Void Star

Void Star - Zachary Mason

[I received a copy of this book through NetGalley.]

This story takes us on the paths followed by three characters very different from each other: Irina, carrying a brain implant that gives her perfect memory and access to AIs; Kern, a young refugee from the San Francisco favelas, who taught himself through books and martial arts thanks to a laptop found in a dump; and Thales, son of a murdered Brazilian politician, whose life hangs by a thread only because his body may reject the implant that saved his life at any moment.

The world depicted in the novel is not exactly cyberpunk, not exactly transhumanistic, not exactly dystopian, but a blend of all three? Life-prolonging and youth treatments exist... only for those who can afford them. The implant in both Irina and Thales’s brains is exceptional... but. Large corporations dominate everyday life, but the protagonists are different from their more usual cyberpunk counterparts. Earth is going through climate changes and places like Singapore are gradually going underwater, and many people don’t have access to basic necessities... but at the same time, a sense of wonder still permeates the story, if only because of the way the characters are confronted to various threats and obstacles, yet also to hopes and openings towards new paths. Kern’s laptop, for instance, because of what it represents, or could represent, for a young boy living in the streets. Or the inhuman and fascinating beauty of the AIs introduced here, the destructive Cloudbreaker and the elusive Mathematician.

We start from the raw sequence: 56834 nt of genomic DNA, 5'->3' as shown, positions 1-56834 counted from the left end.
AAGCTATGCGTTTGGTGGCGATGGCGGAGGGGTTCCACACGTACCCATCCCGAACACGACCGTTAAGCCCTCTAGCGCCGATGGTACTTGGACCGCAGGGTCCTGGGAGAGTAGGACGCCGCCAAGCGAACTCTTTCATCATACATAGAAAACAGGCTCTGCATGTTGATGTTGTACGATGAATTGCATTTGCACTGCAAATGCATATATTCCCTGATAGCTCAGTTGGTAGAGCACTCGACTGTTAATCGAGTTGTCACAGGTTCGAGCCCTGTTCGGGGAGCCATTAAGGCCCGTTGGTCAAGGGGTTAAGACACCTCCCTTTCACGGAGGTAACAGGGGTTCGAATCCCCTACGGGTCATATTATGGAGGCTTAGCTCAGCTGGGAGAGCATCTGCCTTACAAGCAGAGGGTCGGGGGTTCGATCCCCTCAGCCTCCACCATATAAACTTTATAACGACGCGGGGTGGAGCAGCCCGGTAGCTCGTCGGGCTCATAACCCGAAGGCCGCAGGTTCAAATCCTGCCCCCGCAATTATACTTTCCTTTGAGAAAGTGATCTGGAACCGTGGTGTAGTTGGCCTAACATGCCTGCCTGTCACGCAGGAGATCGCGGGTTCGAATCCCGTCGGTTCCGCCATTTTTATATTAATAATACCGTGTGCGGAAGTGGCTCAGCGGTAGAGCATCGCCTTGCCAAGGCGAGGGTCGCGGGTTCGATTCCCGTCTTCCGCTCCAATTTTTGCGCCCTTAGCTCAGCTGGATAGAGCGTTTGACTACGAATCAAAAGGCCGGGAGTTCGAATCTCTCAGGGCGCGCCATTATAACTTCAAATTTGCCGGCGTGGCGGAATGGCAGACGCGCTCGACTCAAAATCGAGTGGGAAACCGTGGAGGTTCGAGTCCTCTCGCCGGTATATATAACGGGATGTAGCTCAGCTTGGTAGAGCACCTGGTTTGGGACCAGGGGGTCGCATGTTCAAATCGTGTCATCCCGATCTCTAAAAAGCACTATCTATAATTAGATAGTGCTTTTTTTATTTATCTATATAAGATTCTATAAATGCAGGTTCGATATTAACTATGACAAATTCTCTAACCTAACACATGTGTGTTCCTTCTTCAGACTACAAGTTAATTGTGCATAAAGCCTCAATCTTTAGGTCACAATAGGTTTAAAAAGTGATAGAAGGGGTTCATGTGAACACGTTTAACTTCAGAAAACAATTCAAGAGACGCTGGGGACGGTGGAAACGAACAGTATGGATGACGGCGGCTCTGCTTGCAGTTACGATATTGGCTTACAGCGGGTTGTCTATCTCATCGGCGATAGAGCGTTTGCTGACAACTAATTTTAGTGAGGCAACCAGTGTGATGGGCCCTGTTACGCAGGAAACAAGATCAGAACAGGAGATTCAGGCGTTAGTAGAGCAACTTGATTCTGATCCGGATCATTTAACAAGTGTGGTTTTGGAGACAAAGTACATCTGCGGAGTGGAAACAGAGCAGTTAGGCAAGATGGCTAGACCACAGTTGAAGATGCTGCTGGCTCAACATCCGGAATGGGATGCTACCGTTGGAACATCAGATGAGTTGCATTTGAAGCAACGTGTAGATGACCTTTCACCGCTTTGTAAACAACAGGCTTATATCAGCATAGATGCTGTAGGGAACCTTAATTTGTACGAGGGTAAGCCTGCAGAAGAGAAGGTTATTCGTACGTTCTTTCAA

This is both close to us, making it possible to grasp it, with its technologies that we can understand (tablets and phones, albeit somewhat obsolete for the wealthier characters), and at the same time deeply alien and full of mysteries (what would it be like to live with a perfect, artificial memory you can access just whenever, yet that may send you into seizure and kill you?).

‘Void Star’ reads well, although for some reason I felt like taking my sweet time with it, perhaps because unconsciously I didn’t want to finish it too fast? It may sometimes be a wee difficult to follow, since it doesn’t rely on detailed explanations, instead taking its readers through its characters’ travels; I quite liked that, though—I like that in general in SF/F, even though I know I can’t read such stories when I’m too tired, for fear of losing my pace and missing important hints. While some events appeared, as a result, a little confusing, in the end I could still piece everything together. The three main narratives are well interwoven—chapter Y actually holds the missing answers to what happened in chapter X, and so on—and even when I didn’t have all the information to understand their world in the beginning, it wasn’t much of a problem.

Conclusion: Not the easiest read around, due to its (beautiful but sometimes complex) descriptive language and concepts; however, if one is ready to tackle that, this book can be positively fascinating.